Hampton Lumber announced on Nov. 1 that it had completed the purchase of Conifex’ timber license and sawmill in Fort St. James. (Black Press Media file photo)

Hampton Lumber announced on Nov. 1 that it had completed the purchase of Conifex’ timber license and sawmill in Fort St. James. (Black Press Media file photo)

Hampton completes Conifex mill, license deal

Hampton Lumber has completed its purchase of Conifex Timber’s forest license and sawmill in Fort St. James, the company said on Nov. 1.

Hampton plans to build a new sawmill on the site of the Fort St. James facility and expects it to begin operations in 2022, according to a Hampton news release.

“We’re excited about the opportunity to expand our operations in British Columbia,” said Hampton CEO, Steve Zika. “While economic conditions in the British Columbia forest industry are currently challenging, we believe the future business climate is conducive to a long-term investment such as this. With the support of the First Nations, community and the provincial government, I believe we can create a successful business that will be sustainable for years to come.”

The announcement comes just days after the provincial government said that it had approved the forestry deal on Oct. 25.

LOOK BACK: Government okays Conifex-Hampton deal

The Oregon-based Hampton aims to build an operating structure for Fort St. James Forest Products similar to the joint venture it has with the Burns Lake Native Development Corporation, which owns the Babine and Decker Lake sawmills.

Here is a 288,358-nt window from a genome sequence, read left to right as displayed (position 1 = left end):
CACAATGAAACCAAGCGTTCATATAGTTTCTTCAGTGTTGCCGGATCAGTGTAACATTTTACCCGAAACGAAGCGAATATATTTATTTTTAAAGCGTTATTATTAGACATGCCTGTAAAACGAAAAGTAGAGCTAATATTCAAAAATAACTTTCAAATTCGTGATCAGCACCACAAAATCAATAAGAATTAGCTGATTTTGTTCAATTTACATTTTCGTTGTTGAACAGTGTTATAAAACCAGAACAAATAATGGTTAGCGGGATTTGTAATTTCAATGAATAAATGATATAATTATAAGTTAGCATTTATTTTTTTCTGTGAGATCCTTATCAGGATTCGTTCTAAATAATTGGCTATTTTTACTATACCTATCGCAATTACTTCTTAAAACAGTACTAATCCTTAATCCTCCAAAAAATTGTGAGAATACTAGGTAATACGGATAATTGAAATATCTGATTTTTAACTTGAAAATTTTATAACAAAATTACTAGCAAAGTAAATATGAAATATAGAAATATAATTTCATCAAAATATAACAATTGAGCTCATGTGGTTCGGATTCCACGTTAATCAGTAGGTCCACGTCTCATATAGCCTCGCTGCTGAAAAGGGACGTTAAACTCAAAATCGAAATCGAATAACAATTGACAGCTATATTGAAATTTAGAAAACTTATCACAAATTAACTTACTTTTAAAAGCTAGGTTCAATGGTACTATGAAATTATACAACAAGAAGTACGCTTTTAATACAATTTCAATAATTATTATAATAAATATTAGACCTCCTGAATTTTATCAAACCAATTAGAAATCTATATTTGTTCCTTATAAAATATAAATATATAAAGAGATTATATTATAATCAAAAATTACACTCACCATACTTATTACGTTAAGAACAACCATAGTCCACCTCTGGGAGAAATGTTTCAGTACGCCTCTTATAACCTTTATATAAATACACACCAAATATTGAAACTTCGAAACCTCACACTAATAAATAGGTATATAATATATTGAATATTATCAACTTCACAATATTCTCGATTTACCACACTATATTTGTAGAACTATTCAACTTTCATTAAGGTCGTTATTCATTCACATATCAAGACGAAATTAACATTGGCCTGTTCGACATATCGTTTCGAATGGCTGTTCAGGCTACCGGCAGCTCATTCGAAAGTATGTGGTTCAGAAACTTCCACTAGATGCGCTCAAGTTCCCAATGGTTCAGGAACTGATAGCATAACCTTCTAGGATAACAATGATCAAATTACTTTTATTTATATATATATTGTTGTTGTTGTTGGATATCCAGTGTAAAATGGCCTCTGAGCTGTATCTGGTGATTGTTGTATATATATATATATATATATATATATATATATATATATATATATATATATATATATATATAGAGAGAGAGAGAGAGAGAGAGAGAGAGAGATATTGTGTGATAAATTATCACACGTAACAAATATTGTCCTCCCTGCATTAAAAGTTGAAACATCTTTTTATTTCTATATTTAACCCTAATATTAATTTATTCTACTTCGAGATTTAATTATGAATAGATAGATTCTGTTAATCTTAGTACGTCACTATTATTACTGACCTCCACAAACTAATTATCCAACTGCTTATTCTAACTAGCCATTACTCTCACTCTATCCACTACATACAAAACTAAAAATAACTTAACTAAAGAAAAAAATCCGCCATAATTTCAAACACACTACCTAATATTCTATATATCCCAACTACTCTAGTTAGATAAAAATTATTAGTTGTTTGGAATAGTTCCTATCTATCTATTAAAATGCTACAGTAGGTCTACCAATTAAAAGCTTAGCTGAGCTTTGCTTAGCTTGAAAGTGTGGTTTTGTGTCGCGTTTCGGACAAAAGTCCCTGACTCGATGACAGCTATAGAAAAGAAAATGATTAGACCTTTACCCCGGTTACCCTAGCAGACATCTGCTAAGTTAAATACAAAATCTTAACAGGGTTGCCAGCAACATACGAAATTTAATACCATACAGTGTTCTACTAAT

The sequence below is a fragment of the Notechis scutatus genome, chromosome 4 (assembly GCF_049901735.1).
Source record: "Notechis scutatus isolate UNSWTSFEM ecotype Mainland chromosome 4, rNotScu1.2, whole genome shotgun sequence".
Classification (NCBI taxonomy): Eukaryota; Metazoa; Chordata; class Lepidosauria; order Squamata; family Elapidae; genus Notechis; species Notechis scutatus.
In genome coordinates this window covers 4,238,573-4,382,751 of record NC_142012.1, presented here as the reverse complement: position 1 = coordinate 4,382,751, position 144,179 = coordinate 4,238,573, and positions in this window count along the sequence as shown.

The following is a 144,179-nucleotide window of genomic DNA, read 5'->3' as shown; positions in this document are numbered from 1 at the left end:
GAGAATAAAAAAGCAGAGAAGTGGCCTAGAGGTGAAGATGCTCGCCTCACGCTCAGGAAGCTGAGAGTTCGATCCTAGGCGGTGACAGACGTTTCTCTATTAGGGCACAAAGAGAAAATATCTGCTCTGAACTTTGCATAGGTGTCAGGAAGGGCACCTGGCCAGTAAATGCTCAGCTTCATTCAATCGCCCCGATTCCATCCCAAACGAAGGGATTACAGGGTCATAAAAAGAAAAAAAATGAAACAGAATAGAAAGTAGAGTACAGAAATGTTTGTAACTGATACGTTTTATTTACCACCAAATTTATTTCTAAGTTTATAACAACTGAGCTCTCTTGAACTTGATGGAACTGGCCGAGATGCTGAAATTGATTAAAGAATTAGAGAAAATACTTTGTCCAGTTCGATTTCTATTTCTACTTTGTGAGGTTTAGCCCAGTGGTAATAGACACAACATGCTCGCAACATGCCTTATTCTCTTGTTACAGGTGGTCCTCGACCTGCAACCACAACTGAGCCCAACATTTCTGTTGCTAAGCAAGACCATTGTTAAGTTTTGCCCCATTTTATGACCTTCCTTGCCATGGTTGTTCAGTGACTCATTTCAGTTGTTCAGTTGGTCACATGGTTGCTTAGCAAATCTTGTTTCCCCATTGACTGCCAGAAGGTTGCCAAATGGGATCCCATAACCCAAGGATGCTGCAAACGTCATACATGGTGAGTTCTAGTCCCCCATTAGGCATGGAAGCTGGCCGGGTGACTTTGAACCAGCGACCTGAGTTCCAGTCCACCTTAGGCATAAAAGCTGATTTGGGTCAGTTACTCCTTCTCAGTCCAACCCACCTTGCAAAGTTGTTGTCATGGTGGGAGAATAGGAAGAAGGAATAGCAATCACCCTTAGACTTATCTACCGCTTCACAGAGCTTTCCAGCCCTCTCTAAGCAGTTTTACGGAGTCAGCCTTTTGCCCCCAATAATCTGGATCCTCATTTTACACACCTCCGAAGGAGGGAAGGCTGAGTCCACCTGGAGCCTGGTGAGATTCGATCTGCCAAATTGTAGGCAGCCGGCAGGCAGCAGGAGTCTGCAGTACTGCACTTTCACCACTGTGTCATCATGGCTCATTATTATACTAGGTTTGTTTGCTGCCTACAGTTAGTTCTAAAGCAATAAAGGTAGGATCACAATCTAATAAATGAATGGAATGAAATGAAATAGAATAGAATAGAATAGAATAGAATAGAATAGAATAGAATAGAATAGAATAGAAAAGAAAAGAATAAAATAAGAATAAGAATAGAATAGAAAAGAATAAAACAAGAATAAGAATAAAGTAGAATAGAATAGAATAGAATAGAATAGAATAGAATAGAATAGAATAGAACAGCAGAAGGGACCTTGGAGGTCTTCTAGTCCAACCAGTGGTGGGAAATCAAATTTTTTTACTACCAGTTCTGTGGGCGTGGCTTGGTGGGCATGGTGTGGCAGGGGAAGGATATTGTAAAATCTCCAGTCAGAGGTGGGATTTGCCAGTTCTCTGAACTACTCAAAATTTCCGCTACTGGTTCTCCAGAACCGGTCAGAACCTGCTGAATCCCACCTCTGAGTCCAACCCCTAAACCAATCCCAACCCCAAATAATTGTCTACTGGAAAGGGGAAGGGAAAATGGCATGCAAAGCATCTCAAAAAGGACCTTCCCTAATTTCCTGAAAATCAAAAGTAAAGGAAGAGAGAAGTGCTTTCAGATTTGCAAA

“For the next several months, will be focused on designing a new sawmill that is sized for the available local timber volume,” said Zika.

Hampton plans to auction off most of the existing sawmill assets and begin preparing the site for construction next year, the release said.

“We want to thank the many people who have voiced their support for our plans,” said Zika. “We look forward to working with First Nations and other local partners to create a successful operation for the benefit of our many stakeholders and the community of Fort St. James.”

Members of the Hampton team will visit Fort St. James in the coming weeks to meet with First Nations, local government, community stakeholders and the United Steel Workers.

The purchase deal was first announced in June and is said to be worth $39 million. The size of the timber license is estimated to have an annual allowable cut of 444,000 cubic metres, as Zika said in September.

READ MORE: Hampton to buy Conifex sawmill in Fort St. James

READ MORE: New timber license up to 444,000 m3, Hampton says


Blair McBride
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